Writing My Life

Now and Then


First Day of School – September 7, 1954

“School days, school days – those good old golden rule days.

Reading and writing and ‘rithmetic, taught to the tune of a hickory stick.”

September often takes me back to those years when school actually started in the ninth month of the year – right after Labor Day, and we bid farewell to the school year just before my birthday, May 30 – the traditional Memorial Day. This past August I perused many “back-to-school” pictures that Moms proudly posted on FaceBook, and a few days later while organizing our storage bins, I stumbled upon my own “first day of first grade” photograph, and here it is.

Yes, this is 6-years-old me.

                 Yes, this is 6-years-old me.

I’m standing in the driveway of our new home in Pocatello, Idaho, and I’m wearing a spanking new dress probably purchased at Montgomery Ward, as that’s where I remember buying our clothes. I LOVED this dress with its navy and white pinstriped bodice, bright red belt, and navy skirt. The shiny new shoes – Buster Browns, I think – were “T-straps”, and I image the socks matched the skirt. Mom often shares the story about buying my school clothes when my cute little sister Connie could hardly stand being left out. Once the clothes were in the bag, she decreed that “Renae will have to change her clothes the minute she gets home!”

Another family story involves the lunch bucket/box that I’m carrying: a kind of football shaped silver rocket ship! I know this was the era of early space exploration – pre-Sputnik, mind you – but I don’t remember seeing many of these beauties around. I recently searched the Internet for vintage lunch boxes to see if I could find anything like this one, but failed. Anyway, it seems that Mom decided to treat me to a 7-Up for lunch and poured the beverage into the thermos. You can imagine what happened by the time noon rolled around. Mom and I remember this incident; we’re just not positive that it happened on my first day of first grade. (I don’t see how a thermos jug could fit in that oddly shaped box, and I think the incident involved an Annie Oakley lunch pail.) Regardless, it is an explosive story that had to ruin my cold lunch, especially when you consider that my sandwich was wrapped in wax paper. No Saran wrap or baggies to liquid-proof the contents!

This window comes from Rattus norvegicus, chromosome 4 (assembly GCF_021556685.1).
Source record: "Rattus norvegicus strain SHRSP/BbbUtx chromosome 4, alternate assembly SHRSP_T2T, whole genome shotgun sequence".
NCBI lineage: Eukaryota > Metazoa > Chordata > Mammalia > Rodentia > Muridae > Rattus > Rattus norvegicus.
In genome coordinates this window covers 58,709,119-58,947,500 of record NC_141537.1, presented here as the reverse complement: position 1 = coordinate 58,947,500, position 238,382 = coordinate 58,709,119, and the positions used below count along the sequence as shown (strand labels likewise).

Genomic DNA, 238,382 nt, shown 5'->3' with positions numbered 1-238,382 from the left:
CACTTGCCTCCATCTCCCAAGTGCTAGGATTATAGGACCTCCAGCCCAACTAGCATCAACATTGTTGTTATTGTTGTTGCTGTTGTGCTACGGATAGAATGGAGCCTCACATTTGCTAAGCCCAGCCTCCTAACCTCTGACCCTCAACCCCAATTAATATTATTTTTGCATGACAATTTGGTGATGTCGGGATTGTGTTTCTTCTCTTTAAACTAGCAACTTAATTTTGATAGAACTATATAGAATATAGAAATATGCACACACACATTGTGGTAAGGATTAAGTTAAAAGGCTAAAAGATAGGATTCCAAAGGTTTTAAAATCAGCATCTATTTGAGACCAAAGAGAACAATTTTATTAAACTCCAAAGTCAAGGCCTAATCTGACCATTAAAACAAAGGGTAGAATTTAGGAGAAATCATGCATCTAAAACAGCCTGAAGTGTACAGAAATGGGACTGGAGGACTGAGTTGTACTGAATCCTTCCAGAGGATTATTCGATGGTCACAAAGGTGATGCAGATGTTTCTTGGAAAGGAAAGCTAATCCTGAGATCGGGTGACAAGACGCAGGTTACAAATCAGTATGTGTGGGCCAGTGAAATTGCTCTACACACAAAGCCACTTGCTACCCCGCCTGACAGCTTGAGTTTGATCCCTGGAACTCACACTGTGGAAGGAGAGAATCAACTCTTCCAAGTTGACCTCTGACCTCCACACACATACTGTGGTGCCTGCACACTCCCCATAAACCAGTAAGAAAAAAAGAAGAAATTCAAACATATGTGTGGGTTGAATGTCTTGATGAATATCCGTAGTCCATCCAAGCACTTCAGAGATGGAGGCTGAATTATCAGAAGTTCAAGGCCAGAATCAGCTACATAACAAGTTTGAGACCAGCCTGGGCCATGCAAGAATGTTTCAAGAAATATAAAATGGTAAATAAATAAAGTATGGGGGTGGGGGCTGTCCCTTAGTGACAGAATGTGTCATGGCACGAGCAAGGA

That year was especially eventful because Lewis and Clark was a brand new elementary school. Mrs. Rhea was principal, and I was assigned to the most wonderful teacher in the world – Dallas Quidor, master teacher extraordinaire. I remember being so relieved not to “get” Mrs. Allard as she had been my kindergarten teacher for the couple of weeks kids attended in the summer. I think Kindergarten met on the second floor of Alameda Junior High, and the curriculum consisted of graham cracker snacks and naps on rugs, all under the guidance of a very strict, somewhat ornery teacher.

I think Mrs. A. dyed her hair black and wore it in finger waves that were popular in the 1930s, and I seem to recall she also kept every wave in place by wearing a hairnet. Her powdery white make-up, rouged cheeks, and bright red lipstick completed the guise that would frighten any 5 or 6-year-old – much like Bette Davis in Whatever Happened to Baby Jane or Hush Hush Sweet Charlotte! SCARY!!

Some of the new friends I remember from that far-away time are Paula Lystrup, Donna Partner, Kay Donaldson, and Trudy Halpin. I recall several boys, too, but can only think of their first names. When I find a class picture, I’ll update this post! Gosh, that was so long ago, but tiny flashing moments are so clear that 1954 seems like yesterday. Those were good times just as the present brings much joy to my life as well.

Thanks for walking to school with me today!